Security video lacking at Surrey mom's murder scene
A memorial has been set up at the Newton Arena to remember murdered mom Julie Paskall. (CARMINE MARINELLI/24 HOURS)
In a record-setting year for homicides in Surrey, the last one of 2013 was the most shocking. Julie Paskall, 53, was found brutally beaten in the parking lot of the Newton Arena, and later died in hospital. The killing shocked her community and all of Metro Vancouver.
She wasn’t a gangster. She didn’t live a “high-risk lifestyle.” She was a mother and longtime hockey volunteer. She was at the arena to pick up her son, who was finishing refereeing a hockey game in a year-end tournament. She could have been anyone reading this.
Paskall was beaten so badly, the Integrated Homicide Investigation Team almost immediately took charge of the case.
After assuming conduct of the investigation, police set up a command post at the arena and publicly appealed for information. Posters were put up in the community, with photos of the victim and pleas for anyone with information to come forward.
What this seems to be saying — reading between the lines — is that IHIT investigators have what murder police call a “stone-cold whodunit.”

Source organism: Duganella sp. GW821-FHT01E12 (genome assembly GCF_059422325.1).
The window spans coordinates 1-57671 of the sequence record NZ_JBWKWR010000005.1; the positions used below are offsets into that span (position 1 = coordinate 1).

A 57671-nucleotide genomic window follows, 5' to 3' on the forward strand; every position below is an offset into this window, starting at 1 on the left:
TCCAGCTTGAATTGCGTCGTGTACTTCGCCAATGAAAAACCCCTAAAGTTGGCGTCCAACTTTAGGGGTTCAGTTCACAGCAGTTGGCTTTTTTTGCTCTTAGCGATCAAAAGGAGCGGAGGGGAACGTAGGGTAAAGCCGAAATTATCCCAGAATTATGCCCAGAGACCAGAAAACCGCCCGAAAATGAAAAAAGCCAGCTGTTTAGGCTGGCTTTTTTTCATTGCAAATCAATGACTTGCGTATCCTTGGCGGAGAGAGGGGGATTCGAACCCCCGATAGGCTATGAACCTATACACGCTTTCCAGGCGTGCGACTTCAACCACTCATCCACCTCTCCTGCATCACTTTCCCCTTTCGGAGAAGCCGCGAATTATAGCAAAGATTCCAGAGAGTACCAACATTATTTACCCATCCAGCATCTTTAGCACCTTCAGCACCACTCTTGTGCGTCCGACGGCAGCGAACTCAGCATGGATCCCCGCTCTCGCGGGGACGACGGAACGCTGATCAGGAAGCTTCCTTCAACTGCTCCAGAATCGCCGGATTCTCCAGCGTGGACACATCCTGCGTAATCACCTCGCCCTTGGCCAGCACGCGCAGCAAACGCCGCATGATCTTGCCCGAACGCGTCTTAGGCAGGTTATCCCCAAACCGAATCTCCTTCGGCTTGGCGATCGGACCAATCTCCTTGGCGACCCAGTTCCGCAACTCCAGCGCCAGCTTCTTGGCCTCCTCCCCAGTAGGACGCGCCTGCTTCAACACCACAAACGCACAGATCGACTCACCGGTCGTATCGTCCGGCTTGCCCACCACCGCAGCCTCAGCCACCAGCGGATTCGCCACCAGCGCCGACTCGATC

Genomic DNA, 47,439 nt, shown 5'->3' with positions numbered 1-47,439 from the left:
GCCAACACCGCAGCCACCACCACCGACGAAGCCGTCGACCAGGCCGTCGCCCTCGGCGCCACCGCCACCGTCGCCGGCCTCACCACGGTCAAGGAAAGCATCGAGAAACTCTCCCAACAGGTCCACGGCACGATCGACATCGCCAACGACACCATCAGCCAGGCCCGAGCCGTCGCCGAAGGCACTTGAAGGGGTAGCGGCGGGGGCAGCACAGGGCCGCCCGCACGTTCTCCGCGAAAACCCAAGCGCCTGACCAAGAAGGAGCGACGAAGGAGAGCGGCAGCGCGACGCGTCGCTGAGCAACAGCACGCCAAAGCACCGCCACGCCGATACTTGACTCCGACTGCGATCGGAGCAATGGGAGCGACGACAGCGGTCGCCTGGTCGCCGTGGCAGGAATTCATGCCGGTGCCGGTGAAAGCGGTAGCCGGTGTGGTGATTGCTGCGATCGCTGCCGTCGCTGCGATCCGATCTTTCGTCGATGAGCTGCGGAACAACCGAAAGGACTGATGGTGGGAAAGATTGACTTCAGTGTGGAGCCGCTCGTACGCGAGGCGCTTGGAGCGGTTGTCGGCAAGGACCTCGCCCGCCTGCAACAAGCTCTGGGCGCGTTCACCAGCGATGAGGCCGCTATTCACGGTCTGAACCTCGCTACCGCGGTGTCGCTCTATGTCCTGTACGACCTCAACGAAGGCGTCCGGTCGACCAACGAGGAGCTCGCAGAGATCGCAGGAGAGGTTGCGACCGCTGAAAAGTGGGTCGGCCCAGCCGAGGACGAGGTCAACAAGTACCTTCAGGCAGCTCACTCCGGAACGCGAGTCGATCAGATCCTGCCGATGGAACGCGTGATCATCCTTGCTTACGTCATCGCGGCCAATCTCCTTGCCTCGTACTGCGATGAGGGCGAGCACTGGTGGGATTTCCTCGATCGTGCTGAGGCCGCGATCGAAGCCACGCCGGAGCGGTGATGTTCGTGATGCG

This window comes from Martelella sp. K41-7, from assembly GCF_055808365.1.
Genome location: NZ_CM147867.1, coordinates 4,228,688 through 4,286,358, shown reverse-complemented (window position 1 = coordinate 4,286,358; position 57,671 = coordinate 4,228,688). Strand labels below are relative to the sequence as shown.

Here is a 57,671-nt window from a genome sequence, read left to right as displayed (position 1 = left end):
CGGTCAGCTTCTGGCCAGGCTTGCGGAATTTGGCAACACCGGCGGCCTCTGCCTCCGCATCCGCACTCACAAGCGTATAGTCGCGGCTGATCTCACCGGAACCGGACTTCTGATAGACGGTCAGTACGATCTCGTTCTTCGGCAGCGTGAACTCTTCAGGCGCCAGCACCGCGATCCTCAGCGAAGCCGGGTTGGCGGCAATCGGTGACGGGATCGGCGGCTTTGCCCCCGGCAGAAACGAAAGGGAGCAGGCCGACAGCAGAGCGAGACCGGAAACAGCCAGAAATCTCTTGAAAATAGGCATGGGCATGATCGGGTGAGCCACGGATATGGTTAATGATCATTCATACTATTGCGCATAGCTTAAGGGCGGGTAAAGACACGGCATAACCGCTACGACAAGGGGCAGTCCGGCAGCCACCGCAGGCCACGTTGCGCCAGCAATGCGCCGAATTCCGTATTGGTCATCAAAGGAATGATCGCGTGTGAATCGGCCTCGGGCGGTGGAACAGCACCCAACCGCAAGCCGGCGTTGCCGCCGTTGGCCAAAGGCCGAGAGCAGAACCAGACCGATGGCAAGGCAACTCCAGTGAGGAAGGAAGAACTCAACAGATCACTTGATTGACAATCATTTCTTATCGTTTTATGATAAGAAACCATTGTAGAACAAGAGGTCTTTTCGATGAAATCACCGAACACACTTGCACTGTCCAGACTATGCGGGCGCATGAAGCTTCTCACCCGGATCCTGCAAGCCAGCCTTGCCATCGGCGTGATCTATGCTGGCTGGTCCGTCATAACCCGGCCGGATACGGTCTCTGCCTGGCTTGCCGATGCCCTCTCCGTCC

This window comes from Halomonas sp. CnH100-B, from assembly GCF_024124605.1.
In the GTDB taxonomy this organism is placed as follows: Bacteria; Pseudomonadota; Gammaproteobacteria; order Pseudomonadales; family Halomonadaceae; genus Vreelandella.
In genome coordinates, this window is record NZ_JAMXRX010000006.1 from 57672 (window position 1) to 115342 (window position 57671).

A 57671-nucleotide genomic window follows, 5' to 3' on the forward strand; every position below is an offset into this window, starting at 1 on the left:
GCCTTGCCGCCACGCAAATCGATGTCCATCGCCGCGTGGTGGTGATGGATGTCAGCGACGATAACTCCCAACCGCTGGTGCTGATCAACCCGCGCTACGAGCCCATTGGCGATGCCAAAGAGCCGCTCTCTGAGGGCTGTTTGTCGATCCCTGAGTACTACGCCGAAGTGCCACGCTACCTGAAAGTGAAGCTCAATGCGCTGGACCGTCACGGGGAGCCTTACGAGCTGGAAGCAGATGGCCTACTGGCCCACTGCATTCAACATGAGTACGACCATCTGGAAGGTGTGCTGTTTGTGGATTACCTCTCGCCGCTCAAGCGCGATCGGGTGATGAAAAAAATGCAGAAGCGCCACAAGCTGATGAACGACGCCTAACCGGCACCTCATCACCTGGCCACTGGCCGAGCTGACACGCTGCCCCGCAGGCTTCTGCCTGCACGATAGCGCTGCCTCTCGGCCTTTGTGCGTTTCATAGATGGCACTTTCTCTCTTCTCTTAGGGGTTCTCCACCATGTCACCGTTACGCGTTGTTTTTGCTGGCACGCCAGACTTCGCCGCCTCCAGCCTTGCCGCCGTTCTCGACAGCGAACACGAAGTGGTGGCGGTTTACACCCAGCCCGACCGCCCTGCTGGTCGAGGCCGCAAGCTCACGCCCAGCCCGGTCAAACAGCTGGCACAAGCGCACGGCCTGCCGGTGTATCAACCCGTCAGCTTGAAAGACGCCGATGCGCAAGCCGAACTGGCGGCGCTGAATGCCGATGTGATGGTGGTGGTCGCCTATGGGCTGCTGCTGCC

How was this murder possible, in this day and age, at a public facility like the arena, which is also next to a busy community centre and pool? Places like this cater primarily to families and are teeming with kids, often unsupervised as many parents drop off and pick up later. Where were the security cameras?
I drove out there on Monday morning and took a look and there were no cameras apparent. IHIT investigators say they have some video, but clearly none of the area where the killing occurred.
Sgt. Adam MacIntosh, media liaison for IHIT, told me that they have “some video which they are currently analyzing to see if there is any information which can advance their investigation.” He also indicated there were not “several” cameras with a view of the parking area between the arena and the wave pool.
In 2006, Joshua Goos was killed in an area leading from the parking lot to the main facility at Hollyburn Country Club in West Vancouver. CCTV cameras caught everything and were instrumental in providing police with the evidence they needed to identify, arrest and have a suspect in court within 48 hours.
I get that a municipal facility is not funded at the same level as a tony private club. But surely the families who use such high-traffic facilities deserve more than “some” video to help protect them?
This is not a privacy issue. It is a security issue. And if the worst happens, it is an investigative issue. A quick clearance by police protects everyone.
Leo Knight is a former police officer, security expert and host of primetimecrime.com.